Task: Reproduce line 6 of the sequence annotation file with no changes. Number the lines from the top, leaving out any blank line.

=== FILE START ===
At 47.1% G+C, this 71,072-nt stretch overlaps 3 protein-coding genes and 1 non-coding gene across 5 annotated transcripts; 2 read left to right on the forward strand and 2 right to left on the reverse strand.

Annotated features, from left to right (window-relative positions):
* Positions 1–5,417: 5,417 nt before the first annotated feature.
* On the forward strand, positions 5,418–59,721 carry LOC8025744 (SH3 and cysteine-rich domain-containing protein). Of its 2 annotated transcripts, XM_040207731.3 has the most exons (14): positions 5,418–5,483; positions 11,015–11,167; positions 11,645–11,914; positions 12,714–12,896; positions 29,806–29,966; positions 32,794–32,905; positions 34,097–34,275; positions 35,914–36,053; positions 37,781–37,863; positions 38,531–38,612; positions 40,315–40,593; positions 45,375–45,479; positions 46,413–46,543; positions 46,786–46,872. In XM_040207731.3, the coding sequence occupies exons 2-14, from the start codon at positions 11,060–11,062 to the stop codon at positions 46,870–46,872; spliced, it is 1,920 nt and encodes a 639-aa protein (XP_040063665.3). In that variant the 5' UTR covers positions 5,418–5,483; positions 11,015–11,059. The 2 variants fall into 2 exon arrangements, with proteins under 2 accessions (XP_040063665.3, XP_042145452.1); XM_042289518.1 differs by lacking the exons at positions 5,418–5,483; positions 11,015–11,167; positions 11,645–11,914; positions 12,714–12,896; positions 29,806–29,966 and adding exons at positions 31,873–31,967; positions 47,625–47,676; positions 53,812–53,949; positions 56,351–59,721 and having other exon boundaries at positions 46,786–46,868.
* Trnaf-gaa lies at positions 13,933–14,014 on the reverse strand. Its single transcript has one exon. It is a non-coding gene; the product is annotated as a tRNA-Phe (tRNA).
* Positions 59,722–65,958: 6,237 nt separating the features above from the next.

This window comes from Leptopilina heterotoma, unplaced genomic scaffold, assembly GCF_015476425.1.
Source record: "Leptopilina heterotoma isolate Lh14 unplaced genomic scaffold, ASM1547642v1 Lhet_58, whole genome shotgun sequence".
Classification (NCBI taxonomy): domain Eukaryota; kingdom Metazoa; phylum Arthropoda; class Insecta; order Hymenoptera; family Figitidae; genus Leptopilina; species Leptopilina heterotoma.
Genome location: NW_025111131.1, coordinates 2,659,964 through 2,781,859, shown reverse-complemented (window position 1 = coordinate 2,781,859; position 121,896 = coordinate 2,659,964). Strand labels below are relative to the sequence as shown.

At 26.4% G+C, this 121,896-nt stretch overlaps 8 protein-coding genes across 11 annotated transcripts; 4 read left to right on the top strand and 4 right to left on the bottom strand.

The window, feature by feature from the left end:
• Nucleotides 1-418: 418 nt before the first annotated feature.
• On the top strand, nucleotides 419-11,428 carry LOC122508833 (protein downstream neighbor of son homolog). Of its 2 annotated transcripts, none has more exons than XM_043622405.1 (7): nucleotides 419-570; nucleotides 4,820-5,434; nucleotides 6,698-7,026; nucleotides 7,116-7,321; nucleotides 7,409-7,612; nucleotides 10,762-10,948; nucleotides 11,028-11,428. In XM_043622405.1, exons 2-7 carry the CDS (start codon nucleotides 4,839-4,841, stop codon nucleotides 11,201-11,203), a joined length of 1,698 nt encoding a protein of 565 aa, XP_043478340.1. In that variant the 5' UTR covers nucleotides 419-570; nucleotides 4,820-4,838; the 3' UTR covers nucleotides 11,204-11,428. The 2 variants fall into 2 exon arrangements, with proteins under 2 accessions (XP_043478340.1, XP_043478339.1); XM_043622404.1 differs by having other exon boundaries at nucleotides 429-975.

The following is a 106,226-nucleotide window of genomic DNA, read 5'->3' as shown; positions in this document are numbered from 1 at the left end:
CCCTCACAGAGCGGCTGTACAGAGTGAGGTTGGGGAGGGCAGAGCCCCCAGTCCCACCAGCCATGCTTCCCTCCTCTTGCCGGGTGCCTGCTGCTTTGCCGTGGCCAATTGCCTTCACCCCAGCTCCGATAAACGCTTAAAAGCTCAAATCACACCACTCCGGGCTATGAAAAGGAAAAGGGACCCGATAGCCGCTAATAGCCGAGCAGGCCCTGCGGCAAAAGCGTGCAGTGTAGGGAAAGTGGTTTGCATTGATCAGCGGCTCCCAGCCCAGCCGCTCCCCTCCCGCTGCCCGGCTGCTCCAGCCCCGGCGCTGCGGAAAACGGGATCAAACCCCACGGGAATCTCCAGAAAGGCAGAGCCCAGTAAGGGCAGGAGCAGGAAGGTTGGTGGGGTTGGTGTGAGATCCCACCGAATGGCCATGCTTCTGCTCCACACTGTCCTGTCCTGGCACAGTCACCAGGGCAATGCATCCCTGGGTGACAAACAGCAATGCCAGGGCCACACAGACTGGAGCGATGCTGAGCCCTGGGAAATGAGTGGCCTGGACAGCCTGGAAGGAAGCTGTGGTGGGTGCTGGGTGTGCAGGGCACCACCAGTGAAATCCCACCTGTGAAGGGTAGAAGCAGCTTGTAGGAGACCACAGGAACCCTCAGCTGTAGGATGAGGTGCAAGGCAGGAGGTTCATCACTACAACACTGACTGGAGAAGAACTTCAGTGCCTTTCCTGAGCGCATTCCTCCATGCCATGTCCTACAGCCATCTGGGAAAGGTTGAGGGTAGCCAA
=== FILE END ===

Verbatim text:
* Positions 59,722–65,958: 6,237 nt separating the features above from the next.